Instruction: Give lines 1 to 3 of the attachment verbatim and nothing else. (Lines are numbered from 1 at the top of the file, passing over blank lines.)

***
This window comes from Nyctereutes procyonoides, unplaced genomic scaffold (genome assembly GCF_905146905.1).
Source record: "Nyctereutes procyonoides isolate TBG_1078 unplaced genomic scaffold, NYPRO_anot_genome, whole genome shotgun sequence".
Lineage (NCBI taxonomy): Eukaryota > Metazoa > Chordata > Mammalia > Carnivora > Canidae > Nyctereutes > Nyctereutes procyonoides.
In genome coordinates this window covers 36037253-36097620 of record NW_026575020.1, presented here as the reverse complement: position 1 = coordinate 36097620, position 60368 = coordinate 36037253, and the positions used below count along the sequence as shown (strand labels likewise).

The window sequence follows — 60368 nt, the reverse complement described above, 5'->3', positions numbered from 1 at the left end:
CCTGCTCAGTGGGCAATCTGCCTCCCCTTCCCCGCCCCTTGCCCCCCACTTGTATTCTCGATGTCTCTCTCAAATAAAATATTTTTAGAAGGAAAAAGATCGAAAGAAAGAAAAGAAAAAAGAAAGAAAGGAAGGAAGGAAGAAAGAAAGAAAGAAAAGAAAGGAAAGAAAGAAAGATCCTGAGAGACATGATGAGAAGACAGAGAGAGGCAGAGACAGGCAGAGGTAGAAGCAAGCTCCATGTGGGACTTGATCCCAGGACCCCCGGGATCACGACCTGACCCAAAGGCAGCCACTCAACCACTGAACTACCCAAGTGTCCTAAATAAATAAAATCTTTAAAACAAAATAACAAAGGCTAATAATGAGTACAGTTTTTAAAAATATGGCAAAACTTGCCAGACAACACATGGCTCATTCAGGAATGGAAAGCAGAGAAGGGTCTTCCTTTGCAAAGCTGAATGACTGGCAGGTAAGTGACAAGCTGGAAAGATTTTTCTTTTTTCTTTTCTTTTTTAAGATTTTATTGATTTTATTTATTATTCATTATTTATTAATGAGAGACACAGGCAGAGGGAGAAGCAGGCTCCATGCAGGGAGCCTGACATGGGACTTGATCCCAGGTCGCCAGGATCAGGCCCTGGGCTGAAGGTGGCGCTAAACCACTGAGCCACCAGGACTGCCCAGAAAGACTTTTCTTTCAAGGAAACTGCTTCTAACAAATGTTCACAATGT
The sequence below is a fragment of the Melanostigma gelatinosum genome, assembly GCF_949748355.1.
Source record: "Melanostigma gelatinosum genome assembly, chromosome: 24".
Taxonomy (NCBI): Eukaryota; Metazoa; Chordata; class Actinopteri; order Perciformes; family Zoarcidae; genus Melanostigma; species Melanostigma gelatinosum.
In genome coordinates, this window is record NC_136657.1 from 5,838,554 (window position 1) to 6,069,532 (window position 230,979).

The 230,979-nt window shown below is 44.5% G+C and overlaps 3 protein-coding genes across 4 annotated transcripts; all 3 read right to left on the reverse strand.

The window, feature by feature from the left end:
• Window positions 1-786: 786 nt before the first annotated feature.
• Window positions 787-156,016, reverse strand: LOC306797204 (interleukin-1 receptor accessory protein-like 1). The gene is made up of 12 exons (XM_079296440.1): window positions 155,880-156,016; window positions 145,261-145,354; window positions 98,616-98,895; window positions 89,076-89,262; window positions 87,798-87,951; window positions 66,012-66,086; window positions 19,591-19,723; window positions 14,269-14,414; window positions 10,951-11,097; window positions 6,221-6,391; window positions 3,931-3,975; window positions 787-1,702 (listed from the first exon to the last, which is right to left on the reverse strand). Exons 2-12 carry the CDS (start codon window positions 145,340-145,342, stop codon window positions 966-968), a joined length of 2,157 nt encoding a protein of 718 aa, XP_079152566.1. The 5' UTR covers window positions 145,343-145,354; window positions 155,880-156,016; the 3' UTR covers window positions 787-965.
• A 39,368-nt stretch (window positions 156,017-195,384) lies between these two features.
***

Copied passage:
This window comes from Nyctereutes procyonoides, unplaced genomic scaffold (genome assembly GCF_905146905.1).
Source record: "Nyctereutes procyonoides isolate TBG_1078 unplaced genomic scaffold, NYPRO_anot_genome, whole genome shotgun sequence".
Lineage (NCBI taxonomy): Eukaryota > Metazoa > Chordata > Mammalia > Carnivora > Canidae > Nyctereutes > Nyctereutes procyonoides.